Three politically active evangelical groups—Baptists, nondenominational Christians, and Pentecostals—are still underrepresented in Congress, according to the Pew Research Center’s Faith on the Hill report.
The 117th US Congress is mostly Christian (88%) and far more Christian than the general public (65%). Its newest elected officials include church deacons, Bible study leaders, worship musicians, and Christian college graduates. (And, pending the results of the Senate runoff in Georgia, the halls of Congress could include one more member of the clergy—Democrat Raphael Warnock.)
The number of faithful politicians has held steady even as the US moves away from religious participation; just one member considers herself unaffiliated, a group that now comprises more than a quarter of the country, Pew reported. But over the years, Christians in Congress have shifted in identity.
As fewer members belong to mainline denominations, a growing number of lawmakers have adopted the more generic “unspecified/other” Protestant label rather than associating with particular evangelical traditions, even a group like “nondenominational.”
The “other Protestant” designation continues to be the fastest-growing faith label in Congress and the second most popular behind “Catholic.”
In 2021, 18 new members of Congress fell into the “other Protestant” camp—over a quarter of all freshman lawmakers—bringing the total to 96. While just 5 percent of Americans use this label, 18 percent of Congress does.
As CT reported when the previous Congress was sworn in two years ago, “unspecified/other” applies to “those who say they are Christian, evangelical Christian, evangelical Protestant, or Protestant, without specifying a denomination” in the congressional questionnaire from CQ Roll Call, the basis for the Pew report.
Fewer members of Congress consider themselves Pentecostals (0.4% of Congress vs. 5% of the country), nondenominational (2% vs. 6%), or Baptist (12% vs. 15%) than the population as a whole, even though these groups are regularly involved in political discourse and political issues such as religious freedom and abortion.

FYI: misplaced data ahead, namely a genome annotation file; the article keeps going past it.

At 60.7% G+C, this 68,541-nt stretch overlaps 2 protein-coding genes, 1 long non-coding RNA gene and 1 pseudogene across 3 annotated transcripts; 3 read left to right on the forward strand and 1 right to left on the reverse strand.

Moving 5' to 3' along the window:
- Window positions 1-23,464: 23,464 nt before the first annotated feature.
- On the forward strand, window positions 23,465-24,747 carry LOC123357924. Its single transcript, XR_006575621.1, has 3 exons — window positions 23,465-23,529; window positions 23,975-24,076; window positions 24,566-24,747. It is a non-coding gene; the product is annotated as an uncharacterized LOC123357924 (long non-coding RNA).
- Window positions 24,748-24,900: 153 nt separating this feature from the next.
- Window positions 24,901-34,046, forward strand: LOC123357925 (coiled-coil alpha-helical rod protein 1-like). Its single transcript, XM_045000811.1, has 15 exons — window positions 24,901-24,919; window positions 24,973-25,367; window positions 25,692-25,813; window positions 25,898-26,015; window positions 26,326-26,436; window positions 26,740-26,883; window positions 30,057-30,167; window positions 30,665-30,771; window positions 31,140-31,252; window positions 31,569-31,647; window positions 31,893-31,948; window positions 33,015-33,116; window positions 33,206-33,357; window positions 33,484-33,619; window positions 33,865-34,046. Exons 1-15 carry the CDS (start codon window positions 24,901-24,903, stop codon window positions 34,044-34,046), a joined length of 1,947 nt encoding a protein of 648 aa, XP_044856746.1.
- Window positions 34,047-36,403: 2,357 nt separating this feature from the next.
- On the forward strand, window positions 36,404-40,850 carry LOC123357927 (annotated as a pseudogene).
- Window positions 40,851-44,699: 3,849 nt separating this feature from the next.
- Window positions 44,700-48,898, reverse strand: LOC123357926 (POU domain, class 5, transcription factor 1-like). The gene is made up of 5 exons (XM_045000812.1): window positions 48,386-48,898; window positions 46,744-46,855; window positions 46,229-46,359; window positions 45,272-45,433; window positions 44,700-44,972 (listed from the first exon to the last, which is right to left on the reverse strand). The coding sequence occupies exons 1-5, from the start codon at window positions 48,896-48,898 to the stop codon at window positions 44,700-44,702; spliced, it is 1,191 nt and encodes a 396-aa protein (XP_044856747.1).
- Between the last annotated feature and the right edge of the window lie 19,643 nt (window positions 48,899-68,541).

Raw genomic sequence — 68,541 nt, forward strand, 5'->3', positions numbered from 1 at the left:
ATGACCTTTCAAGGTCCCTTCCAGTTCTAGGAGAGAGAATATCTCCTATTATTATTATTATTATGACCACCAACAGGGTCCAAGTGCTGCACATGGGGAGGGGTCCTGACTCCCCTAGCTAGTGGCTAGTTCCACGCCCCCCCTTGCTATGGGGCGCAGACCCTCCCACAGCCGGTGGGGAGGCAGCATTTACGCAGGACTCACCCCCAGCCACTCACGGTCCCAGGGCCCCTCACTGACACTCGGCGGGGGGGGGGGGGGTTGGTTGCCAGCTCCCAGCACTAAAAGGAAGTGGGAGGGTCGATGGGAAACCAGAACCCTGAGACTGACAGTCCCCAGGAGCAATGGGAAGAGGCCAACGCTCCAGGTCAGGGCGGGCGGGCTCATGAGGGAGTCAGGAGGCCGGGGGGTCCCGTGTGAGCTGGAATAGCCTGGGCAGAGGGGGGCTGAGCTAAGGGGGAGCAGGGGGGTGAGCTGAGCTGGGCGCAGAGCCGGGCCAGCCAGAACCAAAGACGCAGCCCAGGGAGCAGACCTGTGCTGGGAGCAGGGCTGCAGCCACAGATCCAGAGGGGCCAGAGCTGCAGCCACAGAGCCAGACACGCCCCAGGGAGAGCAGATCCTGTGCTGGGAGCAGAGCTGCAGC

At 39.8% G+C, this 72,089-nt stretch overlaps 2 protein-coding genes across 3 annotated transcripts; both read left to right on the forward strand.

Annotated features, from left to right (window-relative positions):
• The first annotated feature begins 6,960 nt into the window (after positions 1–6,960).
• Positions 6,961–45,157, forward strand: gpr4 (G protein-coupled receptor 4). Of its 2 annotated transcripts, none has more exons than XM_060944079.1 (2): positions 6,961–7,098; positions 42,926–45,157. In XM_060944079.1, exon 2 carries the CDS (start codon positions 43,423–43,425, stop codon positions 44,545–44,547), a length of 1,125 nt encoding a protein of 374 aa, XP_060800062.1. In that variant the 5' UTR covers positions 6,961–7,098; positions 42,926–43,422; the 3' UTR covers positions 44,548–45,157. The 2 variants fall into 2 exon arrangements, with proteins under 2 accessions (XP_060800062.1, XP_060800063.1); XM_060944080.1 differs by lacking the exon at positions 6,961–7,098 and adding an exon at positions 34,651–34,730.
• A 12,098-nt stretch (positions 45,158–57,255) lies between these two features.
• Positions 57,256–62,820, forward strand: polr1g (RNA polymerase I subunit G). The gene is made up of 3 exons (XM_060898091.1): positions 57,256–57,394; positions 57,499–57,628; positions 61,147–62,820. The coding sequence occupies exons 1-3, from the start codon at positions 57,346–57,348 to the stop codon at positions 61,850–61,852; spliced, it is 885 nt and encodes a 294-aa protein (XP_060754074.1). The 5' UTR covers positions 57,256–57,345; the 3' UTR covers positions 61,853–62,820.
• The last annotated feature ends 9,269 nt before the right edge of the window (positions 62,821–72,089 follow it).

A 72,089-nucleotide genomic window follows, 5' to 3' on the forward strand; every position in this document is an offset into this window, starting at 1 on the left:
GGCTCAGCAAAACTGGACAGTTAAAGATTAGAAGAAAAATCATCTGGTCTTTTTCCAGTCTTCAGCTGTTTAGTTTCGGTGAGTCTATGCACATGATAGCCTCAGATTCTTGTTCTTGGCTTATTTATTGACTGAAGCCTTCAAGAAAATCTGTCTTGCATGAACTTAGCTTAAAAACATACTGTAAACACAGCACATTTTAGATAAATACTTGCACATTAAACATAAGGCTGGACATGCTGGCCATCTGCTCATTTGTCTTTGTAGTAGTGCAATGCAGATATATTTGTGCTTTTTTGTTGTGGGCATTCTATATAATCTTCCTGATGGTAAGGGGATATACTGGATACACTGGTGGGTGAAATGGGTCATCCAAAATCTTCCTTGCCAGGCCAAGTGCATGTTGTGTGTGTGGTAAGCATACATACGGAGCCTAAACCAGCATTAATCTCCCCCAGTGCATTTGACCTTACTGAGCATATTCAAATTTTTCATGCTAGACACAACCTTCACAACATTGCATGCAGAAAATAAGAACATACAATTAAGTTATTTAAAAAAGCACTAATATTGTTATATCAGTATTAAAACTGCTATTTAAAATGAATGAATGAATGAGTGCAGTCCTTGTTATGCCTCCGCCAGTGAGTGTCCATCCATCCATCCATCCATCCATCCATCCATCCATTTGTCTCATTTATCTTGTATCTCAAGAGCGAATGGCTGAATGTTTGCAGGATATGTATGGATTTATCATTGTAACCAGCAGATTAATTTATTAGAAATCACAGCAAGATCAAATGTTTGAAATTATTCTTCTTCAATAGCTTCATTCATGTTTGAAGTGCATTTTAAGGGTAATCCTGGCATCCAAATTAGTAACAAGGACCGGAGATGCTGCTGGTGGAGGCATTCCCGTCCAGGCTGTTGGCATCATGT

Many new members of Congress chose the “unspecified Christian” label even if they belong to denominational churches, such as:
- Troy Nehls, a former Texas sheriff who defended the right to carry in church, attends Faith United Methodist
- Madison Cawthorn, the controversial young North Carolina Republican, attends Biltmore Baptist
- Bob Good, a former Liberty University athletics official in Virginia, attends Thomas Road Baptist
- Randy Feenstra, a Sioux City, Iowa, native and Dordt University graduate, attends Hull First Christian Reformed Church
Nearly all new “other Christians” in Congress are Republicans. California Republicans Young Kim and Michelle Steel and Washington Democrat Marilyn Strickland, the first three Korean American women elected to Congress, also use the label, as does Georgia Democrat Carolyn Bourdeaux.
There are six fewer Baptists in Congress this year than last year and seven fewer Methodists, the two largest losses.
Two of the handful of new Baptists in Congress come from Alabama. Freshman Republican Rep. Jerry Carl, who serves as a deacon at Luke 4:18 Fellowship in Mobile, used to run a business manufacturing church furniture. Fellow incoming Alabama Republican Barry Moore, a Sunday school teacher and former drummer in a Christian band, refers to his political career as pursuing God’s direction.
“To me, man does not have the solution for the problems we face in the nation or the world, it’s always been a calling—about seeking the Lord,” he told the Southeast Sun. “A lot of times we have to just pursue what he has called us to do.
Nondenominational Christians gained two seats, and Restorationists (members of the Churches of Christ) gained three. The new Churches of Christ congressmen are Alabama’s Sen. Tommy Tuberville, former college football coach, and Texas Rep. Ronny Jackson, who tweeted Romans 8:2 as he was sworn in Sunday.
Roll Call noted that in 2021 Catholics will hold the presidency, the speaker of the House position, and the plurality in both chambers of Congress.
Outside of Catholicism and Protestantism, Orthodox Christianity grew from five seats to seven, including incoming Indiana Republican Victoria Spartz, a Ukrainian immigrant, and returning California Republican Rep. Darrell Issa, who is an Antiochian Orthodox Christian.